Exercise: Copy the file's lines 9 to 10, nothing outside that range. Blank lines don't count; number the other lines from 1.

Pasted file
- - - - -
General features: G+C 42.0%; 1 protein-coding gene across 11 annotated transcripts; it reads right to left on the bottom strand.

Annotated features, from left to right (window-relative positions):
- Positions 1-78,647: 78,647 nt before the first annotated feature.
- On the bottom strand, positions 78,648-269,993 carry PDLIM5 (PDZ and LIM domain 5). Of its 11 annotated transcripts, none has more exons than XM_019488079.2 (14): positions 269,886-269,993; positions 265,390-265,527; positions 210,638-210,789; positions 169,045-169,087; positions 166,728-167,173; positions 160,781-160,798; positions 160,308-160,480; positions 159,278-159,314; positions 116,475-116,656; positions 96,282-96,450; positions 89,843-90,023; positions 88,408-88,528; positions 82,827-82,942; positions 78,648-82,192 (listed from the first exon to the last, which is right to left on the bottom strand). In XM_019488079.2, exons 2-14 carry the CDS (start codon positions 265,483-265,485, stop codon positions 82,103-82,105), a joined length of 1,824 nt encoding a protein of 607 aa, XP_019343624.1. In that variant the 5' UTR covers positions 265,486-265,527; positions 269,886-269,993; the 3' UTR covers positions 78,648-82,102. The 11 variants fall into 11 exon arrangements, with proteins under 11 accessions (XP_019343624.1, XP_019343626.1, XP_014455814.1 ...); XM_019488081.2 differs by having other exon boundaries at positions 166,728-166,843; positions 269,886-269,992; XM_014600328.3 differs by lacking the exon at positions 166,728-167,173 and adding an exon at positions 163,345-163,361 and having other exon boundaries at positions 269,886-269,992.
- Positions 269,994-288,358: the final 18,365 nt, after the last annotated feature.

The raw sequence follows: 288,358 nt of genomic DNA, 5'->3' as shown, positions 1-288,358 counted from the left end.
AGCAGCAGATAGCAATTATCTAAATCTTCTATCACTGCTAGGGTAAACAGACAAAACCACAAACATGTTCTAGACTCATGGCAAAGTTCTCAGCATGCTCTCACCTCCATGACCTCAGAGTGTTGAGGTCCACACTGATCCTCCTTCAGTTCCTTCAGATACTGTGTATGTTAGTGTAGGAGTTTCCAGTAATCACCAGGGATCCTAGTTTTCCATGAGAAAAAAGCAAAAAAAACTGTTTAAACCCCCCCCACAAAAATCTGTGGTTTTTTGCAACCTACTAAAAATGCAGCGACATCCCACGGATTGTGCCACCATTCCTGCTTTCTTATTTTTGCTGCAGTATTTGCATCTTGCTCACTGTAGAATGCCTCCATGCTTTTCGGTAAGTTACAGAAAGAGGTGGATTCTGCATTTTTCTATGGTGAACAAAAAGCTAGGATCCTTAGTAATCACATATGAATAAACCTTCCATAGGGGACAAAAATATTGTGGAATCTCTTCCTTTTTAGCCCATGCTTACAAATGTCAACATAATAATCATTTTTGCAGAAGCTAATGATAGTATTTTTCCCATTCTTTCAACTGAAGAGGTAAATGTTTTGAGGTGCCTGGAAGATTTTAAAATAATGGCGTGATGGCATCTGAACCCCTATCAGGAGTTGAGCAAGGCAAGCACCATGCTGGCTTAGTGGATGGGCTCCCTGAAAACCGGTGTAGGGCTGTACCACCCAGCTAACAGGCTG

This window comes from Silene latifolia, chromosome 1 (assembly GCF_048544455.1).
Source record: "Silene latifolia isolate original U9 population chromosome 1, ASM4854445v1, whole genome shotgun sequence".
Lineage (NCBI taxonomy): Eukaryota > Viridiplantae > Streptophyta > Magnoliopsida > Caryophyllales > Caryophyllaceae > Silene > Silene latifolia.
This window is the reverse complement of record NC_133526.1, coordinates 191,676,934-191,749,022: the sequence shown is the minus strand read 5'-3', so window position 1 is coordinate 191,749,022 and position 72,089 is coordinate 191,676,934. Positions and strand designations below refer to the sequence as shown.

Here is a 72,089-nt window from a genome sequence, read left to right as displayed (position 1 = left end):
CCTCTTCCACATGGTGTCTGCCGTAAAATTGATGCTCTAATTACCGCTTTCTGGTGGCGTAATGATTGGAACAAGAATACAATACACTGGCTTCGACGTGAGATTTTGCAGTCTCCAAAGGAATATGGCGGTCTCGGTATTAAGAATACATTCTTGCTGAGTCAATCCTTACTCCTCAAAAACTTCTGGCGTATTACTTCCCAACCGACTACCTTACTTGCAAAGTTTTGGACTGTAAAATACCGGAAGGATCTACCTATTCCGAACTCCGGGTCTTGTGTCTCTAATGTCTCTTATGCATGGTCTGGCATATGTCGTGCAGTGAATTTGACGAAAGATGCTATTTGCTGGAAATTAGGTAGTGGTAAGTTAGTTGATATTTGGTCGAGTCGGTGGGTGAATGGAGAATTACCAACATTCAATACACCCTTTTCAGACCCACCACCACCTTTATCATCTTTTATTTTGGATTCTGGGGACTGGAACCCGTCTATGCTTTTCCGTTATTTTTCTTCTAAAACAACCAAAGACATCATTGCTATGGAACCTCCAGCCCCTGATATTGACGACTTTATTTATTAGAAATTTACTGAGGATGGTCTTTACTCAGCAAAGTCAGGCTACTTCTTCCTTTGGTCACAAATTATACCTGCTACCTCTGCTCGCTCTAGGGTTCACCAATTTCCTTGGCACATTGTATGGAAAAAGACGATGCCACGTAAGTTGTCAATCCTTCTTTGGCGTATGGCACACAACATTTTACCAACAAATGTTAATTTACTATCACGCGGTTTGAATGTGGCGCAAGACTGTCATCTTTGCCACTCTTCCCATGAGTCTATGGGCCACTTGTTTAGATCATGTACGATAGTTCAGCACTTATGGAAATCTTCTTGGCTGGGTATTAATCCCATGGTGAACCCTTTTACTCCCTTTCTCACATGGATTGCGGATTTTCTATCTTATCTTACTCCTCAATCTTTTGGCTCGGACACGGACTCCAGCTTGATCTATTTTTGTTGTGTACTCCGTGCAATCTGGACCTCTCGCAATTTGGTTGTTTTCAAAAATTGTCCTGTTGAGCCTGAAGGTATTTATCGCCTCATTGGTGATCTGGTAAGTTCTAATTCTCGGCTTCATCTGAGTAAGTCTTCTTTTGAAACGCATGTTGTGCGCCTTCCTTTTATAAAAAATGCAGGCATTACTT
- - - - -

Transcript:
Source record: "Silene latifolia isolate original U9 population chromosome 1, ASM4854445v1, whole genome shotgun sequence".
Lineage (NCBI taxonomy): Eukaryota > Viridiplantae > Streptophyta > Magnoliopsida > Caryophyllales > Caryophyllaceae > Silene > Silene latifolia.